Read more: http://www.duchyoflancaster.co.uk

Duchy of Cornwall

The Duchy of Cornwall and the title ‘Duke of Cornwall’ is automatically given to whoever is the eldest surviving son (soon to be ‘child’) of the monarch and thus heir to the throne. The Duchy was created in 1337. The current Prince of Wales is the 24th Duke of Cornwall.

The Duchy of Cornwall Estate (131350 acres in 24 counties) produces a net surplus annually and this money is used by the Prince to meet his official and private commitments and those of his wife, the Duchess of Cornwall as well as his sons Princes William and Harry. He does not receive any monies from the government. Some of the revenue is also used to support the Prince’s charitable work. Although the income from the Estate is tax exempt, the Prince voluntarily pays tax on the revenues at the highest rate. Parliamentary legislation governs the activities of the Estate and in particular the rule that the investment portfolio must be run on a commercial basis. The Prince’s Council (chaired by the Prince of Wales) is responsible for overall guidance in the running of the Estate.

The Prince, in order to provide for future Dukes of Cornwall, must pass the Estate on either intact or in an improved state.

Read more: http://www.duchyofcornwall.org

The Crown Estate

The Crown Estate is, as the term suggests, an estate (land, property, investments) owned by the Crown. Its origins in the eleventh century can be traced to William the Conqueror and since that time, as one might imagine, there have been many changes in its size, wealth and income potential. In its current form (strictly controlled by statute) the Estate is worth approximately £8 billion and produces a revenue which varies from year to year but at the time of writing is somewhere around £240 million. Currently the monarchy receives 15% of this annual profit (always in arrears) and the remainder is given to HM Treasury. This money pays for the major expenses of the monarchy.

Under the term ‘major expenses’ comes Royal Household salaries, travel, maintenance of the official residences and the Chapels Royal, entertainment, utilities such as electricity, maintenance of parts of the Historic Royal Palaces, supplies, financing the Royal Mews etc.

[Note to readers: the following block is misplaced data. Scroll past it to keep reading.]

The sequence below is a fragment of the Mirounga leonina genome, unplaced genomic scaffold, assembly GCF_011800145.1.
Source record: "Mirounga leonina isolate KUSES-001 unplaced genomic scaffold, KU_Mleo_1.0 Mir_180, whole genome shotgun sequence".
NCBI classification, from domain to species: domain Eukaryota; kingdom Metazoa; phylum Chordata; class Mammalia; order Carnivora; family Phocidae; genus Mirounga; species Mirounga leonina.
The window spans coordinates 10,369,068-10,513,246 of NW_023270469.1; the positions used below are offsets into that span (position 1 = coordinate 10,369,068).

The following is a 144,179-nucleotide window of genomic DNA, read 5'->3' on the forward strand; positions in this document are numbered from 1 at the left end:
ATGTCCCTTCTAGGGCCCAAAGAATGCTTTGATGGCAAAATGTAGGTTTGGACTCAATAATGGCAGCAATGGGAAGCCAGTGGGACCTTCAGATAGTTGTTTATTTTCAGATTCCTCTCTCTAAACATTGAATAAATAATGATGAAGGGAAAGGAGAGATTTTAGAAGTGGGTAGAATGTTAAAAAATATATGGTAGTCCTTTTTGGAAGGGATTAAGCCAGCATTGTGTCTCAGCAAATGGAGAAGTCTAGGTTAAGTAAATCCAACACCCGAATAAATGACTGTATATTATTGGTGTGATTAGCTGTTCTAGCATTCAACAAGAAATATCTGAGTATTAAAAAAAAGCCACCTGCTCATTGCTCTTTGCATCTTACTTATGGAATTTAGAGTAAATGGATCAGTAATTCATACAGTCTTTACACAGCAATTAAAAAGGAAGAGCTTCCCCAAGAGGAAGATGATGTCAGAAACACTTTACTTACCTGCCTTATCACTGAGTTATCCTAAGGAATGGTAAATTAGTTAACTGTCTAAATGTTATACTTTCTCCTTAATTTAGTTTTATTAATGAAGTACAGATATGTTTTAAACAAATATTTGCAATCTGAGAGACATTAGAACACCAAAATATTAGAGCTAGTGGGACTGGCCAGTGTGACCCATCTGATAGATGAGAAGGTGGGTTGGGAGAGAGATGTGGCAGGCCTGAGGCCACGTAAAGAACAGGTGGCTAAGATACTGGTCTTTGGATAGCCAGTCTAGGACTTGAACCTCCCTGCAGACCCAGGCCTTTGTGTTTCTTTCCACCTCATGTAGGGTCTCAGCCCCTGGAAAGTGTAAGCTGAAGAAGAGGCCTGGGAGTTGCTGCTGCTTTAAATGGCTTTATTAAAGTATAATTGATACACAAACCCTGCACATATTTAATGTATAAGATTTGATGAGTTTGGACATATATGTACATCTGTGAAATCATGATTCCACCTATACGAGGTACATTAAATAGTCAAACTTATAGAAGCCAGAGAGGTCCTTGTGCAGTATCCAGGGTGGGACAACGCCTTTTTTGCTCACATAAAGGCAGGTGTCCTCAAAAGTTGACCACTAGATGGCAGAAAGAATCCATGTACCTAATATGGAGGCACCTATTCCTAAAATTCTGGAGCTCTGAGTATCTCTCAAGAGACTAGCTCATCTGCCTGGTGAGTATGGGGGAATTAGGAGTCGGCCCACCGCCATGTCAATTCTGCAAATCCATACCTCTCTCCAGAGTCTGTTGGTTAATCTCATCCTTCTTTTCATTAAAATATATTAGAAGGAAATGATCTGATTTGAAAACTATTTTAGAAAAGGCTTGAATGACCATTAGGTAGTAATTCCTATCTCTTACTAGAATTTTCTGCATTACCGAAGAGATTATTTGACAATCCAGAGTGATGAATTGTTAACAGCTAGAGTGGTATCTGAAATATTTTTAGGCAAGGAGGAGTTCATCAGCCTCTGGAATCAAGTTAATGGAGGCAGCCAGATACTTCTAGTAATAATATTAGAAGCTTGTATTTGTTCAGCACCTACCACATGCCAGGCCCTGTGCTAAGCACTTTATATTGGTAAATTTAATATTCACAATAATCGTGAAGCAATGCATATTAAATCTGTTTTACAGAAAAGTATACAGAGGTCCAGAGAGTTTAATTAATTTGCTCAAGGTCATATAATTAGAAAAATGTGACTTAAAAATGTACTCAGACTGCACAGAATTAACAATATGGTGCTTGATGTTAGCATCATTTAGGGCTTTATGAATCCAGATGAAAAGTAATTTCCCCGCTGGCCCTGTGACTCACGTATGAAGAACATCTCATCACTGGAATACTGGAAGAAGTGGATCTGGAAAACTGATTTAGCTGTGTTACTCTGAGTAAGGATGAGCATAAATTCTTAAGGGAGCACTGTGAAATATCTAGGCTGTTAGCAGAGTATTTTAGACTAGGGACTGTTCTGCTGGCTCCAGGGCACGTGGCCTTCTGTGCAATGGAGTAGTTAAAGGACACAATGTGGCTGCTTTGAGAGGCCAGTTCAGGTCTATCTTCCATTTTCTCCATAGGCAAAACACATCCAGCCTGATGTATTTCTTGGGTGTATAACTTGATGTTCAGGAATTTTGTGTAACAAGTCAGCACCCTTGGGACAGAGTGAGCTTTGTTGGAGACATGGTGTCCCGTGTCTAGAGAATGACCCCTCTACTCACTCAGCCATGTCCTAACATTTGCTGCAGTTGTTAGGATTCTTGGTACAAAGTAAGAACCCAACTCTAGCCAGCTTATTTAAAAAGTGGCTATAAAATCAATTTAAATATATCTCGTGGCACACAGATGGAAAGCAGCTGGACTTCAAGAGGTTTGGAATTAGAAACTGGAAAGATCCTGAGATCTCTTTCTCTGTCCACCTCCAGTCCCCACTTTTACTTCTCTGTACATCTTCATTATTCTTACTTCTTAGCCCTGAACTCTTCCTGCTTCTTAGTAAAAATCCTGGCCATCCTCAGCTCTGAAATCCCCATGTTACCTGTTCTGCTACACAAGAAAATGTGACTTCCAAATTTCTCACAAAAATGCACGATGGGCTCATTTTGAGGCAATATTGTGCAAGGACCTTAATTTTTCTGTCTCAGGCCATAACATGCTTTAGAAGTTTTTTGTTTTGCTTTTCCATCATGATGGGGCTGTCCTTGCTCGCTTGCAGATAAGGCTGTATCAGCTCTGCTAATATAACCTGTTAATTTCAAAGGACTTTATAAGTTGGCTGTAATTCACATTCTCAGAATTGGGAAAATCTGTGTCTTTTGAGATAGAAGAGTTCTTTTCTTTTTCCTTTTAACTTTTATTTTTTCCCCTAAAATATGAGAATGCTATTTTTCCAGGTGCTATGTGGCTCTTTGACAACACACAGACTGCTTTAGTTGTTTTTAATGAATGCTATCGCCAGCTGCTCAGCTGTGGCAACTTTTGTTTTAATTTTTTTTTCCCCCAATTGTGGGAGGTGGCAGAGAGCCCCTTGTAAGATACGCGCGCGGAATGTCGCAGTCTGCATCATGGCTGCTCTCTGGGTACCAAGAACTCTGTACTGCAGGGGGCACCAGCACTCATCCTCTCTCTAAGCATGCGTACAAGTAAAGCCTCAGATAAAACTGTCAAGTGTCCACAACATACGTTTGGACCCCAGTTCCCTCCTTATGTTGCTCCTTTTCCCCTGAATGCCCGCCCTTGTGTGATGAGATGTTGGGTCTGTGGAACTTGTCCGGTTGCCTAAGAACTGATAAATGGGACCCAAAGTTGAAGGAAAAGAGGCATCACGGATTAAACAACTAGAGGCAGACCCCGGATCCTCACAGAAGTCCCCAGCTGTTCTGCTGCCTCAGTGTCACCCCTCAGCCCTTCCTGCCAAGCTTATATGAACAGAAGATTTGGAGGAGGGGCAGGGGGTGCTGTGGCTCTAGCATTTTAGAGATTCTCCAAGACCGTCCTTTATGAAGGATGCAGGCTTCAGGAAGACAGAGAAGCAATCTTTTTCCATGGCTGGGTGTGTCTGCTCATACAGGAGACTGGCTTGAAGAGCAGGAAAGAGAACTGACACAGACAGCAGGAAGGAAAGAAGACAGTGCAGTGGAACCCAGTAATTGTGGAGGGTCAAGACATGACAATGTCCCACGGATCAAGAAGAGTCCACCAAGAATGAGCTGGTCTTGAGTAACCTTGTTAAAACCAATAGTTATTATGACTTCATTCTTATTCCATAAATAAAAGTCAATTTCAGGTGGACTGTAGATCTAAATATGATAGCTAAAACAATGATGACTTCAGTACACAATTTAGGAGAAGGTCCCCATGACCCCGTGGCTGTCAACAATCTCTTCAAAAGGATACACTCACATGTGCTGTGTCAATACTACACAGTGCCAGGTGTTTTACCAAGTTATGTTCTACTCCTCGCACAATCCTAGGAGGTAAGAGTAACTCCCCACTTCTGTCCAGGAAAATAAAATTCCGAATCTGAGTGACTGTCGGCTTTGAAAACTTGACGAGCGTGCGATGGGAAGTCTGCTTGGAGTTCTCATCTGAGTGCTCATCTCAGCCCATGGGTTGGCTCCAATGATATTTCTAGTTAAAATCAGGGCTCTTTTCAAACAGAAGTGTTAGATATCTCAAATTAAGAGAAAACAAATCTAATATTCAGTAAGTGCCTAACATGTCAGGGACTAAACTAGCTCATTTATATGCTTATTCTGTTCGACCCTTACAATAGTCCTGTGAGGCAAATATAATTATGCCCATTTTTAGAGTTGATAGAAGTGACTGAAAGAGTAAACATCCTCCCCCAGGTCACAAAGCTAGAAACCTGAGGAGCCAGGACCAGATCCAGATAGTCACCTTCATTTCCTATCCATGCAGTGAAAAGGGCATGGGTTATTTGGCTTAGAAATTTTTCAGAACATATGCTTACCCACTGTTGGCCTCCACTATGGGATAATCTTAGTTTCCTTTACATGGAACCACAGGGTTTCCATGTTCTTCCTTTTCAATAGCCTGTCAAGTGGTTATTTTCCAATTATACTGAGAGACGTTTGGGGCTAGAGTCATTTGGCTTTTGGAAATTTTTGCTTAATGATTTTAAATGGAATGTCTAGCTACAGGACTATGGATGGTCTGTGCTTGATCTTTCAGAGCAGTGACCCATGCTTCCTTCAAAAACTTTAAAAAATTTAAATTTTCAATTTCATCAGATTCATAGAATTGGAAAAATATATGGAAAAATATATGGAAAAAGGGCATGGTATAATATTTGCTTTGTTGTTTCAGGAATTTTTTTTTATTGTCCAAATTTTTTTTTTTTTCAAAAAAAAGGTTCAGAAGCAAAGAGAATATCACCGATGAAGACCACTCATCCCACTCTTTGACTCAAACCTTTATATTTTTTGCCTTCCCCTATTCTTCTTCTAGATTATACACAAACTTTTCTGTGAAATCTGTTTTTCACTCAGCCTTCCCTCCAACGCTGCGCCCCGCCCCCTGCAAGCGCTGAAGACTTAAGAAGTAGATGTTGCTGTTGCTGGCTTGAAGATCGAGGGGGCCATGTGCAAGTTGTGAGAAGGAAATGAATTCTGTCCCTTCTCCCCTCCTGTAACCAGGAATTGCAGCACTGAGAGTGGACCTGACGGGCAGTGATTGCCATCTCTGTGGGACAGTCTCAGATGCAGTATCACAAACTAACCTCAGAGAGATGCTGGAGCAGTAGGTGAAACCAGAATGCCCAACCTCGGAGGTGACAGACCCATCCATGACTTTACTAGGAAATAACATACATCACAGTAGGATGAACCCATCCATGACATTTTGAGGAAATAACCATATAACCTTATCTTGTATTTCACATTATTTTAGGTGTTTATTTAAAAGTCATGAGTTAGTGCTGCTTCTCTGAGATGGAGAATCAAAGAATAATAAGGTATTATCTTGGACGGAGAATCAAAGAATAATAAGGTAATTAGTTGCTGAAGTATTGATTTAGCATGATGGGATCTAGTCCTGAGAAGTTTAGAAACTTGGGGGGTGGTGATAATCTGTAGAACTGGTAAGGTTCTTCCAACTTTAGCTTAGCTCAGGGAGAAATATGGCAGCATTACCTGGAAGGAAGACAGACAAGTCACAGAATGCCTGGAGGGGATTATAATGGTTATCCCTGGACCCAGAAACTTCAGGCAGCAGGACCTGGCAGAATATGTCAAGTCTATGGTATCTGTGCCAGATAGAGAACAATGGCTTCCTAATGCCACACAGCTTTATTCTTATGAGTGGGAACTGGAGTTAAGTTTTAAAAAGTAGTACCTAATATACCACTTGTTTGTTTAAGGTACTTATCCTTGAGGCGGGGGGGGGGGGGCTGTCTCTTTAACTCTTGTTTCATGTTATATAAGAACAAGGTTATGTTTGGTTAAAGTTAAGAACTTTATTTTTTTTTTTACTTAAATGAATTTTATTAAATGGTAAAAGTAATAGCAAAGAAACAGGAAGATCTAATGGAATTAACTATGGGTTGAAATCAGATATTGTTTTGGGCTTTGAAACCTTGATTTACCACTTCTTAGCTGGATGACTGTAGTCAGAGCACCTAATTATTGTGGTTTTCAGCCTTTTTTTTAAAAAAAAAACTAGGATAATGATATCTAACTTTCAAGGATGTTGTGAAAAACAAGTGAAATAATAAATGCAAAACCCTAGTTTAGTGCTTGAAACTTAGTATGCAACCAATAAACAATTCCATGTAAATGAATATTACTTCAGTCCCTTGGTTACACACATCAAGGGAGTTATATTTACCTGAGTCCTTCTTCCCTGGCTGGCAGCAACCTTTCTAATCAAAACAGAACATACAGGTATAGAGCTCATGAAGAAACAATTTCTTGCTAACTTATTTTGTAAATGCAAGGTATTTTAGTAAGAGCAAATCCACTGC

Although the Crown Estate (CE) is owned by the Crown it is not, these days, the monarch’s personal estate. It has been integral to the financing of the Crown since it was first formed in the eleventh century and although it has varied in size and value over the years it has been the backbone of the monarchy ever since its inception. 85% of the revenue of the Estate is given to the government which at the time of writing stands at over £200 million.

The CE is run by a body appointed by the Queen and collectively called the Crown Estate Commissioners. They are independent of government but are accountable to parliament as well as the Crown. The CE is run under strict guidelines and is commercially responsible i.e. it is expected to ‘enhance its value and the return obtained from it, but with due regard to the requirements of good management’. (Crown Estate Act 1961, S. 1(3)

Whereas before 2012 the monarch received a grant (Civil List) from the government for expenses and when this grant was, after years of stagnation, increased there were cries from some that this was ‘taxpayers’ money’. In fact, even then, it was incorrect as the CE’s revenues were given completely to the government. Since the Sovereign Grant Act 2011 there can now be no question of any misunderstanding in respect to the financing of the monarchy: the monarchy funds itself from its own historic resources and what is more gives 85% of the profits of the resources of the CE to the government. It is quite wrong and entirely misleading for critics to keep repeating the lie of direct taxpayer funding.

Read more: http://www.thecrownestate.co.uk

Q. Who has oversight of the finances?

The coordinator of the separate sources of monies for the maintenance of the monarchy and the person who has overall responsibility for the management of the Sovereign’s affairs is the Keeper of the Privy Purse. He and the Deputy Treasurer are responsible for all aspects of the practical day to day functioning of the monarchy’s finances. None of the money come from direct ‘taxpayer funded’ sources as all are either private to the Queen or hers by right as Sovereign. Both the Crown Estate and the Duchy of Lancaster are profit making estates and in the case of the former, returns vast sums to the government for its own use. The monarchy, with one exception in respect to HRH Duke of Edinburgh, is entirely self-funding.

Accounting is carried out on an annual basis and the figures are publicly available. As our monarchy is a constitutional or parliamentary monarchy, the government keeps an eye on the running of the three estates (Crown, Lancaster, Cornwall) to ensure that those responsible are working for the good of the long term survival of the estates and by extension, for the good of the monarch. In Australia the Sovereign’s representative, the Governor-General does likewise and the situation is the same with the State Governors and parliaments. In summary if the three Estates in the UK are managed well then the monarchy can be funded adequately and HM Treasury will gain as well.